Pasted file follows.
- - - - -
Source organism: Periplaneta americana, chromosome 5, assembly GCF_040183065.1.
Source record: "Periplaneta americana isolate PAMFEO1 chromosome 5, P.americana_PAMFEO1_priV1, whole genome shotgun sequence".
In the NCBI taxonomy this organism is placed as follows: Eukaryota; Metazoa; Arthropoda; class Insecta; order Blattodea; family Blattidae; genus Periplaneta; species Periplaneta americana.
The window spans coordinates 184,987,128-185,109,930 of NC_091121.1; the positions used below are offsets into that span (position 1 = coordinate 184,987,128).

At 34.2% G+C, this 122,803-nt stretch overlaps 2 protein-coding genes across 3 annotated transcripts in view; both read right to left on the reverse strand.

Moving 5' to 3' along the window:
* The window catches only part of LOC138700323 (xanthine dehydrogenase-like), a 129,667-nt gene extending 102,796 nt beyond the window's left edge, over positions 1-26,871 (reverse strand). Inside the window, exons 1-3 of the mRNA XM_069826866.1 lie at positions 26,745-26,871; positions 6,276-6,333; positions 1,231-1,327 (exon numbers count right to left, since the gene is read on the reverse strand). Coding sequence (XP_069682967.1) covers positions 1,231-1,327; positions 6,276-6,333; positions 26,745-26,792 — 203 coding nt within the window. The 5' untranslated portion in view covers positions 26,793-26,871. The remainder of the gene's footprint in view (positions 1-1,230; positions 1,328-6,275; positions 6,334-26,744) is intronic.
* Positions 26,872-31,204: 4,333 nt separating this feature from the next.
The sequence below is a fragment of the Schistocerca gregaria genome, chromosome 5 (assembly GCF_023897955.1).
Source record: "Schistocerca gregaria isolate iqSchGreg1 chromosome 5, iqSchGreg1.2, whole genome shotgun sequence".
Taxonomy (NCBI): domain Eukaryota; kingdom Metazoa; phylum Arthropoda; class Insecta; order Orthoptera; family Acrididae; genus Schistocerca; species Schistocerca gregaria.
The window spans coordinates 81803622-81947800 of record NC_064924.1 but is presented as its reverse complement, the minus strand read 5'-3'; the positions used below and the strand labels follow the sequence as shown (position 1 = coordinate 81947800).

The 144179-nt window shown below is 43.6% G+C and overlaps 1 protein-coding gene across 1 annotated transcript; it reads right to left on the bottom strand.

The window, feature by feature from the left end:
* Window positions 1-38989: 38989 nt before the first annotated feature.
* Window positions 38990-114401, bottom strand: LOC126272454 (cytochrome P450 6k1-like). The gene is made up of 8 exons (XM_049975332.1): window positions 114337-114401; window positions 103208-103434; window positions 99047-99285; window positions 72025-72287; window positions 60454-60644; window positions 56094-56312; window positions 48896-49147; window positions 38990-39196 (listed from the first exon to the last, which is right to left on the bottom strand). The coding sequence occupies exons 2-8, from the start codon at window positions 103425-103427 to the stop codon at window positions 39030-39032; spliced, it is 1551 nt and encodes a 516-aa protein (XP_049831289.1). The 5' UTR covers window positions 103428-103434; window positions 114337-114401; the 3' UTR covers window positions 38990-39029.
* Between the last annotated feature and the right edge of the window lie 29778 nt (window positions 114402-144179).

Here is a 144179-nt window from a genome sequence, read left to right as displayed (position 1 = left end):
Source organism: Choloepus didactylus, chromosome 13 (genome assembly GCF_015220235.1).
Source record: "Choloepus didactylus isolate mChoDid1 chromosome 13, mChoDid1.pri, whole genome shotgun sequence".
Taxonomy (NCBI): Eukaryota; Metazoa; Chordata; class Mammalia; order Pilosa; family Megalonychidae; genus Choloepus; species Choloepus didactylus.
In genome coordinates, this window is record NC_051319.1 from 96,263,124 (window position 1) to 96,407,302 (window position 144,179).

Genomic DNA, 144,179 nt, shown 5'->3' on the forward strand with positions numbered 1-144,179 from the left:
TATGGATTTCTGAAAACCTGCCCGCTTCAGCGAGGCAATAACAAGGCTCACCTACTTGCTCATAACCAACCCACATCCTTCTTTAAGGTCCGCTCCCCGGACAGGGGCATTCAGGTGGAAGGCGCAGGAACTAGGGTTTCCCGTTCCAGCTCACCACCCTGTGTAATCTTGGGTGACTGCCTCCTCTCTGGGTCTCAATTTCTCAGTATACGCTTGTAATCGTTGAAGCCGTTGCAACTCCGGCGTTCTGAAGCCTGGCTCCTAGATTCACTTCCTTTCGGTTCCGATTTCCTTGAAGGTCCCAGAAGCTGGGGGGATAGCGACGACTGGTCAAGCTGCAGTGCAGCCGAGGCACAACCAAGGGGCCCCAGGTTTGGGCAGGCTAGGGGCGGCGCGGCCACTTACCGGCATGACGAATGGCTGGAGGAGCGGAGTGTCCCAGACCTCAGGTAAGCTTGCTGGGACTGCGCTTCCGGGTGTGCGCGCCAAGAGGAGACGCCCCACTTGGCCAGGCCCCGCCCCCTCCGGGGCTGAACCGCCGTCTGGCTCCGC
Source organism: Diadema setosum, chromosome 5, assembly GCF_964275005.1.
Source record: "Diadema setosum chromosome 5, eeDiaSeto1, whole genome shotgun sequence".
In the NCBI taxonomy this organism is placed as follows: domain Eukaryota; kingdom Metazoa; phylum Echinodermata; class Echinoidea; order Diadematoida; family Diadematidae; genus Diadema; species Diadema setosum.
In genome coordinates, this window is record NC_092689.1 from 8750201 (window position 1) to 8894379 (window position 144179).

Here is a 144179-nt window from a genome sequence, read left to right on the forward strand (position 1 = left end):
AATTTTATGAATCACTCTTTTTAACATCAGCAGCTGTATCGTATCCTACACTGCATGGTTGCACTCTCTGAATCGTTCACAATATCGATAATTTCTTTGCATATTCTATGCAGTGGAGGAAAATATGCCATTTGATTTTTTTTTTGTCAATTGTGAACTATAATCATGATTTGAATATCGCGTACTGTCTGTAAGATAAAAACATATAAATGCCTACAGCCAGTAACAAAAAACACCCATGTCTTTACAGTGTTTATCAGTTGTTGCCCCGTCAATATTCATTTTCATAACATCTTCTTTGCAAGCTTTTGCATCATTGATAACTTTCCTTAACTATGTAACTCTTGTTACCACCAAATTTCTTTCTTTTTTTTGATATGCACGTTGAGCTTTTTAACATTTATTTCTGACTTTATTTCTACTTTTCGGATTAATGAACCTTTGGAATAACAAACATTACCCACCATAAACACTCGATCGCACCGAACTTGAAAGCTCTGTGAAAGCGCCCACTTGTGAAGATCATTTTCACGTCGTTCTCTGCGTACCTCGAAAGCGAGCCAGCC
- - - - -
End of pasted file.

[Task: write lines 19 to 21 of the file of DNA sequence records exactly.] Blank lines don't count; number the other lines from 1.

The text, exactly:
Source organism: Choloepus didactylus, chromosome 13 (genome assembly GCF_015220235.1).
Source record: "Choloepus didactylus isolate mChoDid1 chromosome 13, mChoDid1.pri, whole genome shotgun sequence".
Taxonomy (NCBI): Eukaryota; Metazoa; Chordata; class Mammalia; order Pilosa; family Megalonychidae; genus Choloepus; species Choloepus didactylus.